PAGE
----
Y Gutierrez-Grobe et al, 2012. High coffee intake is associated with lower grade nonalcoholic fatty liver disease: the role of peripheral antioxidant activity, Annals of Hepatology, Volume 11 (3).

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Background & aims. Some phytochemicals present in coffee have a potential antioxidant role which seems to protect the human body against cardiovascular diseases , liver disease and malignancies. Non alcoholic fatty liver disease is a common disease with limited therapeutic options. This study investigated the antioxidant effect of coffee by measuring antioxidant enzymes and lipid peroxidation markers in patients with non alcoholic fatty liver disease.
Material and methods. We performed a case-control study at the University Hospital, Mexico City. Anthropometric, metabolic, dietary and biochemical variables of all patients were determined and compared. The presence of non alcoholic fatty liver disease was established by ultrasonography. All patients completed a dietary questionnaire in order to determine their coffee consumption. Catalase, superoxide dimutase and thiobarbituric acid reactive substances were measured in all of the patients.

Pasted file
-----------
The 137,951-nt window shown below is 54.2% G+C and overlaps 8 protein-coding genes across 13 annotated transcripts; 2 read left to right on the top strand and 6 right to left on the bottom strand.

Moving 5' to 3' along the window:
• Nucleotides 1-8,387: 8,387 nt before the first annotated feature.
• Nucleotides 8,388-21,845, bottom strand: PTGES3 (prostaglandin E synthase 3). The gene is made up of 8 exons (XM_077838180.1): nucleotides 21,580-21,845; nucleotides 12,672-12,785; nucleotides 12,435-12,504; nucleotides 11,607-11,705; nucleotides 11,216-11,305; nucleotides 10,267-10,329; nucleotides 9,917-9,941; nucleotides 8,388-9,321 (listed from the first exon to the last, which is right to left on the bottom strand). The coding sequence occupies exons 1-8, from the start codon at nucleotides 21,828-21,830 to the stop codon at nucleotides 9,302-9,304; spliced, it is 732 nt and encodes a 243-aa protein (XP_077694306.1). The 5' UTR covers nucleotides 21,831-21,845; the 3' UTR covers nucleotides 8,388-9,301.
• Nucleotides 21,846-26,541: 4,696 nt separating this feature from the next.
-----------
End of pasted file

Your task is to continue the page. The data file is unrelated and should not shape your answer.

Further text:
Results. Seventy three subjects with and 57 without nonalcoholic fatty liver disease were included. Patients with nonalcoholic fatty liver disease had significantly higher body mass index, blood glucose, homeostasis model of assessment-insulin resistance and insulin values in comparison to patients without nonalcoholic fatty liver disease. On the one hand , there was a significant difference in coffee intake between the groups (p < 0.05, for all comparisons). There was no significant difference between groups in catalase (0.39 ± 0.74 vs. 0.28 ± 0.69 nM/min/mL), superoxide dismutase (5.4 ± 3.45 vs. 4.7 ± 2.1 U/mL) or thiobarbituric acid reactive substances (4.05 ± 1.87 vs. 3.94 ± 1.59IJM/ ml).
Conclusions. A high intake of coffee has a protective effect against nonalcoholic fatty Liver disease however there was no significant difference in the antioxidant variables analyzed.

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